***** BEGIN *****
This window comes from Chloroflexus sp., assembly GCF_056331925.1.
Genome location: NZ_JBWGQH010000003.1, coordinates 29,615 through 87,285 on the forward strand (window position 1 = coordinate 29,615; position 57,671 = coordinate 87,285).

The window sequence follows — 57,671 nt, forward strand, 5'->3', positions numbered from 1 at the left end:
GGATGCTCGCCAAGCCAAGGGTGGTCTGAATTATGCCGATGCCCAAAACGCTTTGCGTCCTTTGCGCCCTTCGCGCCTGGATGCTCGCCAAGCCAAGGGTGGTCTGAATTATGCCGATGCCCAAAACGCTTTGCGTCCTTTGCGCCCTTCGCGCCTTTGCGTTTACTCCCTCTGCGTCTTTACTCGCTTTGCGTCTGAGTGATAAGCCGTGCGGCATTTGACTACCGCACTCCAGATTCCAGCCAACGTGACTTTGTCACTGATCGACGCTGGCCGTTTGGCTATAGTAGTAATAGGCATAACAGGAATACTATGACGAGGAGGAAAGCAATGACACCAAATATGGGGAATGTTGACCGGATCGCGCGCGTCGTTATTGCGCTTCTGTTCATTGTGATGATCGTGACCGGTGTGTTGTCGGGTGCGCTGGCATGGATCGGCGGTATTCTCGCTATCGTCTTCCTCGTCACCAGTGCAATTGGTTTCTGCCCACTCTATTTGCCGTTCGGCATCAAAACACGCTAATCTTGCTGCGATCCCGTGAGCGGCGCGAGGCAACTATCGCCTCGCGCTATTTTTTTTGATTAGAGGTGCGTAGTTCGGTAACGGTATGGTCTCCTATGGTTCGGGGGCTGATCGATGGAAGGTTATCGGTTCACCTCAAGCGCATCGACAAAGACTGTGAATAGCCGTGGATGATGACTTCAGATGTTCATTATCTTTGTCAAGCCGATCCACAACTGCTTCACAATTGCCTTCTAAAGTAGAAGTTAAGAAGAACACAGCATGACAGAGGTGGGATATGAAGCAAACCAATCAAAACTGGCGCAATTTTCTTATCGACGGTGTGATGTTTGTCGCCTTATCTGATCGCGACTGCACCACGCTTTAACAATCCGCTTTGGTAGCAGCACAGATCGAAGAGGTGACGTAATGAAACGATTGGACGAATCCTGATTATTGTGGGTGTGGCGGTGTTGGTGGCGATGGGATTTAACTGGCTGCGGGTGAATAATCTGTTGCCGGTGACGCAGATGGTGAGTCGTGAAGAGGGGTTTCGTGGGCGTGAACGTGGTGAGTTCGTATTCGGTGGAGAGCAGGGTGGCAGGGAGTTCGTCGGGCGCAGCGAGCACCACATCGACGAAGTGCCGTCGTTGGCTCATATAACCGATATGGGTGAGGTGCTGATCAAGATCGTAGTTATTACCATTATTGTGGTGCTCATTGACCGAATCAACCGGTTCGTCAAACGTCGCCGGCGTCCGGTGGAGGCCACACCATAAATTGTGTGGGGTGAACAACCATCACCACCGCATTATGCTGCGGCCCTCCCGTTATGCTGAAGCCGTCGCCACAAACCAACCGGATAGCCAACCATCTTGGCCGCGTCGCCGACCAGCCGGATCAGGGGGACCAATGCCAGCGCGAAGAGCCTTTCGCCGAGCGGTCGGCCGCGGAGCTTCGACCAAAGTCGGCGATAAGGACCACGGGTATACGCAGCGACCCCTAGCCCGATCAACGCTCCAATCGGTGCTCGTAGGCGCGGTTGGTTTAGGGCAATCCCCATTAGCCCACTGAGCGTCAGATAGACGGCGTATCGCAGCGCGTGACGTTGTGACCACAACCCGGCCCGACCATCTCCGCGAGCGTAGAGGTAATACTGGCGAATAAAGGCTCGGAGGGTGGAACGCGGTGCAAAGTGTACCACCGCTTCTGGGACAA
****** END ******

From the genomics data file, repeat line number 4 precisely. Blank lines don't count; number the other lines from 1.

GGATGCTCGCCAAGCCAAGGGTGGTCTGAATTATGCCGATGCCCAAAACGCTTTGCGTCCTTTGCGCCCTTCGCGCCTGGATGCTCGCCAAGCCAAGGGTGGTCTGAATTATGCCGATGCCCAAAACGCTTTGCGTCCTTTGCGCCCTTCGCGCCTTTGCGTTTACTCCCTCTGCGTCTTTACTCGCTTTGCGTCTGAGTGATAAGCCGTGCGGCATTTGACTACCGCACTCCAGATTCCAGCCAACGTGACTTTGTCACTGATCGACGCTGGCCGTTTGGCTATAGTAGTAATAGGCATAACAGGAATACTATGACGAGGAGGAAAGCAATGACACCAAATATGGGGAATGTTGACCGGATCGCGCGCGTCGTTATTGCGCTTCTGTTCATTGTGATGATCGTGACCGGTGTGTTGTCGGGTGCGCTGGCATGGATCGGCGGTATTCTCGCTATCGTCTTCCTCGTCACCAGTGCAATTGGTTTCTGCCCACTCTATTTGCCGTTCGGCATCAAAACACGCTAATCTTGCTGCGATCCCGTGAGCGGCGCGAGGCAACTATCGCCTCGCGCTATTTTTTTTGATTAGAGGTGCGTAGTTCGGTAACGGTATGGTCTCCTATGGTTCGGGGGCTGATCGATGGAAGGTTATCGGTTCACCTCAAGCGCATCGACAAAGACTGTGAATAGCCGTGGATGATGACTTCAGATGTTCATTATCTTTGTCAAGCCGATCCACAACTGCTTCACAATTGCCTTCTAAAGTAGAAGTTAAGAAGAACACAGCATGACAGAGGTGGGATATGAAGCAAACCAATCAAAACTGGCGCAATTTTCTTATCGACGGTGTGATGTTTGTCGCCTTATCTGATCGCGACTGCACCACGCTTTAACAATCCGCTTTGGTAGCAGCACAGATCGAAGAGGTGACGTAATGAAACGATTGGACGAATCCTGATTATTGTGGGTGTGGCGGTGTTGGTGGCGATGGGATTTAACTGGCTGCGGGTGAATAATCTGTTGCCGGTGACGCAGATGGTGAGTCGTGAAGAGGGGTTTCGTGGGCGTGAACGTGGTGAGTTCGTATTCGGTGGAGAGCAGGGTGGCAGGGAGTTCGTCGGGCGCAGCGAGCACCACATCGACGAAGTGCCGTCGTTGGCTCATATAACCGATATGGGTGAGGTGCTGATCAAGATCGTAGTTATTACCATTATTGTGGTGCTCATTGACCGAATCAACCGGTTCGTCAAACGTCGCCGGCGTCCGGTGGAGGCCACACCATAAATTGTGTGGGGTGAACAACCATCACCACCGCATTATGCTGCGGCCCTCCCGTTATGCTGAAGCCGTCGCCACAAACCAACCGGATAGCCAACCATCTTGGCCGCGTCGCCGACCAGCCGGATCAGGGGGACCAATGCCAGCGCGAAGAGCCTTTCGCCGAGCGGTCGGCCGCGGAGCTTCGACCAAAGTCGGCGATAAGGACCACGGGTATACGCAGCGACCCCTAGCCCGATCAACGCTCCAATCGGTGCTCGTAGGCGCGGTTGGTTTAGGGCAATCCCCATTAGCCCACTGAGCGTCAGATAGACGGCGTATCGCAGCGCGTGACGTTGTGACCACAACCCGGCCCGACCATCTCCGCGAGCGTAGAGGTAATACTGGCGAATAAAGGCTCGGAGGGTGGAACGCGGTGCAAAGTGTACCACCGCTTCTGGGACAA